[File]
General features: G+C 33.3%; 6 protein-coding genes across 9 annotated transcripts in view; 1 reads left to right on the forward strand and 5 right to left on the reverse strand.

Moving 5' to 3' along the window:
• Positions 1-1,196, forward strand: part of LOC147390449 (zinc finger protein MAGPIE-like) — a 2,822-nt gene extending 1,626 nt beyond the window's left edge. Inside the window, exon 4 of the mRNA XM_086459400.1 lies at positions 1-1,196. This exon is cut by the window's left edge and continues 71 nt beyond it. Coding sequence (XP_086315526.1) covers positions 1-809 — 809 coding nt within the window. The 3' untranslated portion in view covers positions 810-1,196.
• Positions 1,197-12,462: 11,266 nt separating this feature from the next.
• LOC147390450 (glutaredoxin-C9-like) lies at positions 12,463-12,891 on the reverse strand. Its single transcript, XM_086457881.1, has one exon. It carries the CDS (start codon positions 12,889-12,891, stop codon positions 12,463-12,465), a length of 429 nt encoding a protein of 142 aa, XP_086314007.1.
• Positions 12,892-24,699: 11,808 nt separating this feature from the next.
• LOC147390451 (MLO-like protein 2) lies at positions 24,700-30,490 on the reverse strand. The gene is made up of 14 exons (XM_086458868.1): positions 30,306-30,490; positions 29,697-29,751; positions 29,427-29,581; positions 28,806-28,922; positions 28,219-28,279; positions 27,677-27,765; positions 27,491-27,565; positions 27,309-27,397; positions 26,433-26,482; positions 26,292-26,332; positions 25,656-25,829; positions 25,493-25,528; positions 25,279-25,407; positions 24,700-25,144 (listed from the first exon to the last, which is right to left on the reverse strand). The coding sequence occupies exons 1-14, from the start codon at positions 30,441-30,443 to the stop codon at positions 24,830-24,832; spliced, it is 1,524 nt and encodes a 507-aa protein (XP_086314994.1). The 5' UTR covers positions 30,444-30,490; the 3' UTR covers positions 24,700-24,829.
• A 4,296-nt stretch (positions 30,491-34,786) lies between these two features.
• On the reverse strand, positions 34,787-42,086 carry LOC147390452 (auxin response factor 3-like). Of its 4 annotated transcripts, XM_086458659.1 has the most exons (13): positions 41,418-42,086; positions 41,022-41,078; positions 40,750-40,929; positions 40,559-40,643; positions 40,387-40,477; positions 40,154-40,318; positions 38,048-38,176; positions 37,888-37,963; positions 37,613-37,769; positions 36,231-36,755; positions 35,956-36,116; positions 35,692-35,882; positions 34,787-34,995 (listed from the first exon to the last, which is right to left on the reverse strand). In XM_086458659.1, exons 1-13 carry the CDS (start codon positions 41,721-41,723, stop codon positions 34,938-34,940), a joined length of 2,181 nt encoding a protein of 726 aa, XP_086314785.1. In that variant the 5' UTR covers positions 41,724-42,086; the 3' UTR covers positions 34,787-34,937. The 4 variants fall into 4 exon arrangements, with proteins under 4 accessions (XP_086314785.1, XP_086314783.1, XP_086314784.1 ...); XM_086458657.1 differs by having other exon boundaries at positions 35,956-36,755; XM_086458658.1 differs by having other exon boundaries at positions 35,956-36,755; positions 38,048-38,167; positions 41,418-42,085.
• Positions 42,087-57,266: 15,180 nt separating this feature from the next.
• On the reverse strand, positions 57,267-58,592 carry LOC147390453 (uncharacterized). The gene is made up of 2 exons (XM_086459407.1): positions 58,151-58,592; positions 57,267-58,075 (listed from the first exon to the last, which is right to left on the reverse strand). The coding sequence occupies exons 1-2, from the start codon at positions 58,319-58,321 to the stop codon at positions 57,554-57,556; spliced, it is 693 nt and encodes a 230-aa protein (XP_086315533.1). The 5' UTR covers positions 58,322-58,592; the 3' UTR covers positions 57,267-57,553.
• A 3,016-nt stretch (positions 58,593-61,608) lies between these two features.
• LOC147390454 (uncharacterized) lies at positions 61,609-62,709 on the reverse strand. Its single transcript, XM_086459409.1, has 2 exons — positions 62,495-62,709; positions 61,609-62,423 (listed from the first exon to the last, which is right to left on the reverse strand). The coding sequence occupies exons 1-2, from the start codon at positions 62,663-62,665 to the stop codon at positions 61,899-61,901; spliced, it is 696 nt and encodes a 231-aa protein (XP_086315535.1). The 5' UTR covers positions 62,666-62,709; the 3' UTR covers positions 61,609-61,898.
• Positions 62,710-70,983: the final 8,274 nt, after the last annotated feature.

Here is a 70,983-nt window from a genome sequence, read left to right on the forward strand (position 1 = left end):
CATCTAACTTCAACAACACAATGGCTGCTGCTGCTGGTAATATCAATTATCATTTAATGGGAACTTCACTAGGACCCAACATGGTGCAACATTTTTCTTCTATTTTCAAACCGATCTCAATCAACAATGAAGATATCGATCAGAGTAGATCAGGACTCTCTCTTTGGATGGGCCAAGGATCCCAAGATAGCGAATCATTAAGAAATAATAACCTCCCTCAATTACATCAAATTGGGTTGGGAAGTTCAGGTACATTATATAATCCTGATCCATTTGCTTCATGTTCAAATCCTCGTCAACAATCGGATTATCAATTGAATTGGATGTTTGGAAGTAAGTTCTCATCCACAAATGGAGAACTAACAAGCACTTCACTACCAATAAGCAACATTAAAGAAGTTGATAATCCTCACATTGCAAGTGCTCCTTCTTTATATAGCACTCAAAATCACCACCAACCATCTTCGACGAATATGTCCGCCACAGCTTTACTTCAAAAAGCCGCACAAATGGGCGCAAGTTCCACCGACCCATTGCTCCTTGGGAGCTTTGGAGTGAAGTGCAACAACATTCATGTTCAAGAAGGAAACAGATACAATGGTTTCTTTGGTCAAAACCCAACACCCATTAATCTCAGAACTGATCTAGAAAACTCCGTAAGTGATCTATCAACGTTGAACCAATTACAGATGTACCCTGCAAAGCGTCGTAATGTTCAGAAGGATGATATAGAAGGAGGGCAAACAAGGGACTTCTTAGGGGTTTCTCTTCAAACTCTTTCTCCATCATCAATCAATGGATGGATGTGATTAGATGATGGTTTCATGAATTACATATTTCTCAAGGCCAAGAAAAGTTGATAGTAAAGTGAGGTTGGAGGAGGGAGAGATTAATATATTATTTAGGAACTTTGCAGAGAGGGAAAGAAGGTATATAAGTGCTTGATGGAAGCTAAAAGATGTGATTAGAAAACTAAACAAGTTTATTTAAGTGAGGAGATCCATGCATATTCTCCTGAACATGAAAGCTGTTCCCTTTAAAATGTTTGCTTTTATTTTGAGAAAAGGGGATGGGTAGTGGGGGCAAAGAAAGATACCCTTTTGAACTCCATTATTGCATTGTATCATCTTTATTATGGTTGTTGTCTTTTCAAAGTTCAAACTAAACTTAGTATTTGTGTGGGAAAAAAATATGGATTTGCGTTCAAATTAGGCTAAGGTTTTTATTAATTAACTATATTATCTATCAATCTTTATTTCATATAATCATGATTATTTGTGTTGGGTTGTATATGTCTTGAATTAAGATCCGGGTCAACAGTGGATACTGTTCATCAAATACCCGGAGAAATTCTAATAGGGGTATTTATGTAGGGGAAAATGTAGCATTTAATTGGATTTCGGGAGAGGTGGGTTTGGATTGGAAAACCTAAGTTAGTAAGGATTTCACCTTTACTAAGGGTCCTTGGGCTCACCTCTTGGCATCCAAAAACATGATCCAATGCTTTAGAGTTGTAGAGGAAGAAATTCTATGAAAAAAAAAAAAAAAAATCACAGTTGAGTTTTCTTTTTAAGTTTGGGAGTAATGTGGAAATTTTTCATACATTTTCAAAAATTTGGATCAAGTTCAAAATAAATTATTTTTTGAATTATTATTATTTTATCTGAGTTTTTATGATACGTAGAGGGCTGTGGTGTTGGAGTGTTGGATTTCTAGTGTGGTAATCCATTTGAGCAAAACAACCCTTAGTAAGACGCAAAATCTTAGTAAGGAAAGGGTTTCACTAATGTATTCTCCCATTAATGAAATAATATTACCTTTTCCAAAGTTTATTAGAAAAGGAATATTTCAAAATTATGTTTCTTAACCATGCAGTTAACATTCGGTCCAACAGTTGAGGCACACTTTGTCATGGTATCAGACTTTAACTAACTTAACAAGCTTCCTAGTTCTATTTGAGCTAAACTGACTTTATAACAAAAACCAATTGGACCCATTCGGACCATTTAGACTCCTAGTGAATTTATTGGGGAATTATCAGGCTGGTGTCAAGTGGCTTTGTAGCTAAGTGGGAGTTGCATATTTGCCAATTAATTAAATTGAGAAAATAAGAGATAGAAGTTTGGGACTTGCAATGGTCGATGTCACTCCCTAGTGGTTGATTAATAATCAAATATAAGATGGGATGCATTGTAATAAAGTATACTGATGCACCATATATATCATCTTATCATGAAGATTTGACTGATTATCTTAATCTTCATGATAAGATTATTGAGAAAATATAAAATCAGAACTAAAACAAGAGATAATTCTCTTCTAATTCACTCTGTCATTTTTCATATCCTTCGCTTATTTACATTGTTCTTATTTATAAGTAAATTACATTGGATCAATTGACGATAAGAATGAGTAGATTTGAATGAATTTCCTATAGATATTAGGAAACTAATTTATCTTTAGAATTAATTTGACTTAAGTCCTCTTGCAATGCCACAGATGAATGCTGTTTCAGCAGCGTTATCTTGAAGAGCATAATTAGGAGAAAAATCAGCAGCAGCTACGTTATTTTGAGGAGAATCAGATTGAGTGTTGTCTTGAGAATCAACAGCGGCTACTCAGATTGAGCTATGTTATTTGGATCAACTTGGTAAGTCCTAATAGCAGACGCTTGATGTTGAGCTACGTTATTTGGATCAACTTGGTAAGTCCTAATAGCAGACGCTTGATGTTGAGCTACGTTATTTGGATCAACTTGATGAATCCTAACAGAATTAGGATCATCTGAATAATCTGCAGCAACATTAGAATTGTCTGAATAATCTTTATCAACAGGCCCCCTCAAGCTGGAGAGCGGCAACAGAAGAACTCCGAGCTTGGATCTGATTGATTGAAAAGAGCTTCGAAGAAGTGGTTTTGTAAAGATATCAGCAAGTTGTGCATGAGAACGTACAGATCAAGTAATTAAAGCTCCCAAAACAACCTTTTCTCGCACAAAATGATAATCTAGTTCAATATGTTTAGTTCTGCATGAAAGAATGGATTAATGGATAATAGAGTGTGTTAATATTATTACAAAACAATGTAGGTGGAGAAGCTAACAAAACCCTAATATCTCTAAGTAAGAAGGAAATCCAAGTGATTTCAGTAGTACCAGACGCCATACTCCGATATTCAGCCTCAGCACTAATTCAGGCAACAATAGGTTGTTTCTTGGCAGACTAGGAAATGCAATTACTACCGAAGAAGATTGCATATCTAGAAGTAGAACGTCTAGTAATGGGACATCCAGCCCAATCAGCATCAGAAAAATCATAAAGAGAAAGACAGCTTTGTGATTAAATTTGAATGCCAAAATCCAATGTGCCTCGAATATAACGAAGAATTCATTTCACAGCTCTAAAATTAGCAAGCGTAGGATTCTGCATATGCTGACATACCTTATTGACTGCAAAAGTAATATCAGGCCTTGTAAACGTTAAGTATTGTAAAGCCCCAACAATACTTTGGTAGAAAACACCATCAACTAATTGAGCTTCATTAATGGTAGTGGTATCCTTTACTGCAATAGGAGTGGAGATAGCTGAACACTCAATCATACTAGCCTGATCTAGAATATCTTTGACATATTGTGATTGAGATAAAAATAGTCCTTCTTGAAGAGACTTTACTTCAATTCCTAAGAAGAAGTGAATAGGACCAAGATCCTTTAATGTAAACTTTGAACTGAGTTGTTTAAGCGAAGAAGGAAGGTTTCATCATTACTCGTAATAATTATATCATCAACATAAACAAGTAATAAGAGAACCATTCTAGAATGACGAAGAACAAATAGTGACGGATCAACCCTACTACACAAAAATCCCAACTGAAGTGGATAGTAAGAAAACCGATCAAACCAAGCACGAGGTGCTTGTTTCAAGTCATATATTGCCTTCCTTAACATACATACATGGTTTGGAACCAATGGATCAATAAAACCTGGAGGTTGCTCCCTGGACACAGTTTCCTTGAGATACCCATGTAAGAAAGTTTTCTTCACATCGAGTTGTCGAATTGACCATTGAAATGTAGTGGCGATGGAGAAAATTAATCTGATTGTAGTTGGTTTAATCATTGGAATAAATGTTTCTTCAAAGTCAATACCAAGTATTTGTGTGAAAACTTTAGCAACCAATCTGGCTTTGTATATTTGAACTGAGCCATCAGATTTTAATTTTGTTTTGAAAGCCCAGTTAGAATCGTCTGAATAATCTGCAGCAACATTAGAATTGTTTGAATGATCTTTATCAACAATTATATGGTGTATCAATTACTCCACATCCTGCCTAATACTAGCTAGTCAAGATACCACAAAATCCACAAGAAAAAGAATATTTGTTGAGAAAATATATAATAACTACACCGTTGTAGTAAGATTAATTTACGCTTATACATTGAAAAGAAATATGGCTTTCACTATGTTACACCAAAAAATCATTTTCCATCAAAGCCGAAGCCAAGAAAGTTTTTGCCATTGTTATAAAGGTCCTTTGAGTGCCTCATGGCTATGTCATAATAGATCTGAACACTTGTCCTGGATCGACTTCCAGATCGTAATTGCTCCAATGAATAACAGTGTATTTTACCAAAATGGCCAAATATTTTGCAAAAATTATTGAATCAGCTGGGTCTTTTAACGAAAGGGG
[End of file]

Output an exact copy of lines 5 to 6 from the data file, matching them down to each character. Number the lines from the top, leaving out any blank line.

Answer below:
• LOC147390450 (glutaredoxin-C9-like) lies at positions 12,463-12,891 on the reverse strand. Its single transcript, XM_086457881.1, has one exon. It carries the CDS (start codon positions 12,889-12,891, stop codon positions 12,463-12,465), a length of 429 nt encoding a protein of 142 aa, XP_086314007.1.
• Positions 12,892-24,699: 11,808 nt separating this feature from the next.